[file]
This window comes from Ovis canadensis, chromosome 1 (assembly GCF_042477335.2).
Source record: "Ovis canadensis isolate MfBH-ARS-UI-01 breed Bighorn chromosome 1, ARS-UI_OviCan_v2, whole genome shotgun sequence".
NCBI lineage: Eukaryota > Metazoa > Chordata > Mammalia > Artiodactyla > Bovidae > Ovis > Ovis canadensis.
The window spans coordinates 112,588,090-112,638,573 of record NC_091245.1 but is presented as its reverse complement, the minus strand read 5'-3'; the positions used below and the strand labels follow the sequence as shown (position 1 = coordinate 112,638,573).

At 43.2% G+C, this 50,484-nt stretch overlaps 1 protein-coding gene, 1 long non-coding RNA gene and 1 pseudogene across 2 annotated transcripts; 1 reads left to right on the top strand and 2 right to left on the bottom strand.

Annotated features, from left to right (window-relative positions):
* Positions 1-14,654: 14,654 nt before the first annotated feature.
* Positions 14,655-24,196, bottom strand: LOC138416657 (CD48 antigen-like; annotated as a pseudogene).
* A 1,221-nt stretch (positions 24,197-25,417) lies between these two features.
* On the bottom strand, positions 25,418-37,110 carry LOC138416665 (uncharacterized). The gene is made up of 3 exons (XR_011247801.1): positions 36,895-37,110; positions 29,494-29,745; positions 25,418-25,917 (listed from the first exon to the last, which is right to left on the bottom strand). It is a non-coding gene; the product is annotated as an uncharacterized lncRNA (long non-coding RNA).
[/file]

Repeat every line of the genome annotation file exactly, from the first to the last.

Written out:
This window comes from Ovis canadensis, chromosome 1 (assembly GCF_042477335.2).
Source record: "Ovis canadensis isolate MfBH-ARS-UI-01 breed Bighorn chromosome 1, ARS-UI_OviCan_v2, whole genome shotgun sequence".
NCBI lineage: Eukaryota > Metazoa > Chordata > Mammalia > Artiodactyla > Bovidae > Ovis > Ovis canadensis.
The window spans coordinates 112,588,090-112,638,573 of record NC_091245.1 but is presented as its reverse complement, the minus strand read 5'-3'; the positions used below and the strand labels follow the sequence as shown (position 1 = coordinate 112,638,573).

At 43.2% G+C, this 50,484-nt stretch overlaps 1 protein-coding gene, 1 long non-coding RNA gene and 1 pseudogene across 2 annotated transcripts; 1 reads left to right on the top strand and 2 right to left on the bottom strand.

Annotated features, from left to right (window-relative positions):
* Positions 1-14,654: 14,654 nt before the first annotated feature.
* Positions 14,655-24,196, bottom strand: LOC138416657 (CD48 antigen-like; annotated as a pseudogene).
* A 1,221-nt stretch (positions 24,197-25,417) lies between these two features.
* On the bottom strand, positions 25,418-37,110 carry LOC138416665 (uncharacterized). The gene is made up of 3 exons (XR_011247801.1): positions 36,895-37,110; positions 29,494-29,745; positions 25,418-25,917 (listed from the first exon to the last, which is right to left on the bottom strand). It is a non-coding gene; the product is annotated as an uncharacterized lncRNA (long non-coding RNA).